constructed; one on an island in the pond, one on the far western edge of The Parklands, high
    above the pond, and one between the pond and The Driftway. Garner, 195; Alvord, 62ff; Elaine
    Malloy interview.

      The view south from the shore of Hopedale Pond to the Draper plant on Freedom Street provides
    a striking image of large-scale industry framed by a natural, albeit designed, landscape.  A period
    account offers the highest compliment of the park's planning and execution, as well as, indirectly, a
    tribute to the vision of the Drapers: To-day Hopedale possesses, in place of an ugly mill-pond,
    disfigured with dead trees and unsightly dump-heaps, a park whose path plunges from her very
    thresholds right into cool, deep woods, whose lake surface is fit for fishing, boating, swimming,
    and skating in the winter, whose brooks are crossed with artistic bridges, whose gorgeous and
    varied forest looks as though it originated there, and whose winding paths seem the offspring of
    chance and idle wanderings  [Alvord, 82]

    Alvord, James C.  "What the neighbors did in Hopedale."  Country Life in America, 24 (January
    1914)  pp. 61, 62, 80-82.

    Garner, John. The Model Company Town: Urban Design Through Private Enterprise in
    Nineteenth-Century New England. Amherst:  The University of Massachusetts Press, 1984.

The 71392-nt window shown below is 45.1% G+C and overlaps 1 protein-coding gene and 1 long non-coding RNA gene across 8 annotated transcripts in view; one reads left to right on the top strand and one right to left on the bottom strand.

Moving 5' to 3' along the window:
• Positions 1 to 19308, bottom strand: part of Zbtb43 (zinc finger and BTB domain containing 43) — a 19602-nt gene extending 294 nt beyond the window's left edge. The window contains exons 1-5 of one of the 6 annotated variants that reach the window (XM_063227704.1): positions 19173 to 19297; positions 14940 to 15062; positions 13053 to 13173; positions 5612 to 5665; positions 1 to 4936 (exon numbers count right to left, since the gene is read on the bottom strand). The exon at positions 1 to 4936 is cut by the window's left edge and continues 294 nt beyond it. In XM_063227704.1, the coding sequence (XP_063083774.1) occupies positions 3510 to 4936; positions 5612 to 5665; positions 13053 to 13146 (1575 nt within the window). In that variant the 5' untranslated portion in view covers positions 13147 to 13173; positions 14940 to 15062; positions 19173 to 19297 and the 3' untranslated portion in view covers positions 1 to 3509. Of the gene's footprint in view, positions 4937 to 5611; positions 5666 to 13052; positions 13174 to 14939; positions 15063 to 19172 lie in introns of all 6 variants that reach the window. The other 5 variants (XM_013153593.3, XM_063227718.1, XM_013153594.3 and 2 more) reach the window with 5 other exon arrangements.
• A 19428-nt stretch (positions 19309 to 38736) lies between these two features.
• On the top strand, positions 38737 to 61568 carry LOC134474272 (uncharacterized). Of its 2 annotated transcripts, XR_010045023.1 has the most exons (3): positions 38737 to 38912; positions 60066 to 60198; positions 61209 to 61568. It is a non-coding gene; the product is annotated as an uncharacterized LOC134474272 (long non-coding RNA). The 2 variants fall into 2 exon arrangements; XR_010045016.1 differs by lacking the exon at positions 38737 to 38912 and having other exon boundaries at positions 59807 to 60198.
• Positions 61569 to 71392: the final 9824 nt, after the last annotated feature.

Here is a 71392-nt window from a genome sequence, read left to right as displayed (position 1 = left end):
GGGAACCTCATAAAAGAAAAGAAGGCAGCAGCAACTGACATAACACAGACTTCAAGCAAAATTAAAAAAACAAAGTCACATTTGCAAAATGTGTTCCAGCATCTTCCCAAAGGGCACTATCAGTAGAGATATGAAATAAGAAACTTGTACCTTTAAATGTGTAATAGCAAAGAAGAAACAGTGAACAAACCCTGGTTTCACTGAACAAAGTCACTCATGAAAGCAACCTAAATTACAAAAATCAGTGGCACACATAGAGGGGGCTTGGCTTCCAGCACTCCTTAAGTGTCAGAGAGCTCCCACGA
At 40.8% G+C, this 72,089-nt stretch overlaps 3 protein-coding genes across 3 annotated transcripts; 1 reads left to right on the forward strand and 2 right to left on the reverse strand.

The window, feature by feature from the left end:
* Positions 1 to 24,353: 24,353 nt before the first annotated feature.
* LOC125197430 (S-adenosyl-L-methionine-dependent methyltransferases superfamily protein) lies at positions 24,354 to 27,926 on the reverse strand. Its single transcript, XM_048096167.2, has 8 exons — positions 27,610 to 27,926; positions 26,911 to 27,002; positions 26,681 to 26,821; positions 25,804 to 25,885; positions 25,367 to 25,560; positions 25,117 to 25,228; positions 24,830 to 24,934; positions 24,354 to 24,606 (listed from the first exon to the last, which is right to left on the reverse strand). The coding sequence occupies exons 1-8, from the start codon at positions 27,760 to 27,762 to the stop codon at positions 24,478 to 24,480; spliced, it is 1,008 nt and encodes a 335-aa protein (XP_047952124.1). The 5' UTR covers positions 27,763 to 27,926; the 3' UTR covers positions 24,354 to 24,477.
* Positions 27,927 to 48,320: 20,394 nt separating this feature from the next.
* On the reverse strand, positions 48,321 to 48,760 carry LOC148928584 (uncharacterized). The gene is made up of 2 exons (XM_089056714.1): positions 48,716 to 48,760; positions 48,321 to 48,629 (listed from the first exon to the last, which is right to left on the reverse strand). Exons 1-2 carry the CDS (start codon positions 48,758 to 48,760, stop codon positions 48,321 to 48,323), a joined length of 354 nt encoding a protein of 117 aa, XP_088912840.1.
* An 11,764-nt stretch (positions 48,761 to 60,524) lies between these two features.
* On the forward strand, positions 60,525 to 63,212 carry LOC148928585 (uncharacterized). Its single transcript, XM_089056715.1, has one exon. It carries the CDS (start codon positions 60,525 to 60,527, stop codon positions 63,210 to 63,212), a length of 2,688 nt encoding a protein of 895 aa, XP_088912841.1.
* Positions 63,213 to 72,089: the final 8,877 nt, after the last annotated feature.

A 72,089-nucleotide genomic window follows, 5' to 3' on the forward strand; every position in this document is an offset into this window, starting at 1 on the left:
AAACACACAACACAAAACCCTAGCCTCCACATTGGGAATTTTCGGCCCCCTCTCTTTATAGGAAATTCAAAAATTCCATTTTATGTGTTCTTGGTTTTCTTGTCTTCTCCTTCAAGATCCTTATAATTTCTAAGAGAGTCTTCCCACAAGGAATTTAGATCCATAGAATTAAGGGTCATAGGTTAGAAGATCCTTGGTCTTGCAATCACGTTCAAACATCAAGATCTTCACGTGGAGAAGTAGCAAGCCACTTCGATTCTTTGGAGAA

Malloy, Elaine, Director of the Bancroft Memorial Library, Hopedale.  Interview with K.K.
    Broomer, June 2001.

    This history of The Parklands was taken from the National Register Nomination written by K. K.

        The following paragraph is also in the National Register Nomination:

      On the northwest is The Parklands which covers the area surrounding Hopedale Pond, extending
    roughly from the Grafton & Upton Railroad right-of-way to the rear property lines of houses on
    Dutcher Street.  Landscape architect Manning designed the park, which encompasses
    approximately 273 acres, about thirty-six of which constitute the pond and islands.  The park
    includes a bathing beach (1899) and bathhouse (1904) near Hopedale  Street.  The Craftsman-
    style bathhouse in one story on a T-shaped plan, about five bays by two bays, with wood shingle
    siding and an asphalt shingle cross-gable roof.  The building has overhanging eaves, exposed
    rafters, decorative bargeboards, and irregular fenestration with six-pane sash.  On the pond side of
    the building are three doors, only one of which is currently operable.  An intact trail system
    (designed 1907) leads to scenic views and rock outcroppings and has outlets to Hopedale,
    Dutcher, Freedom, and Hazel Streets. Within the mowed area immediately north of the bathing
    beach are two additions to the landscape: a one-story, hip-roofed garage facing Dutcher Street to
    the east, and, in a clearing overlooking the pond, a 1996 monument for the Hopedale Parklands
    Nature Trail, dedicated to Willard W. Taft.  The monument is a granite boulder with an attached
    brass plaque.  
                       Parklands history by Hopper                                A Walk Through the Parklands    

Parklands history timeline on Park Commission site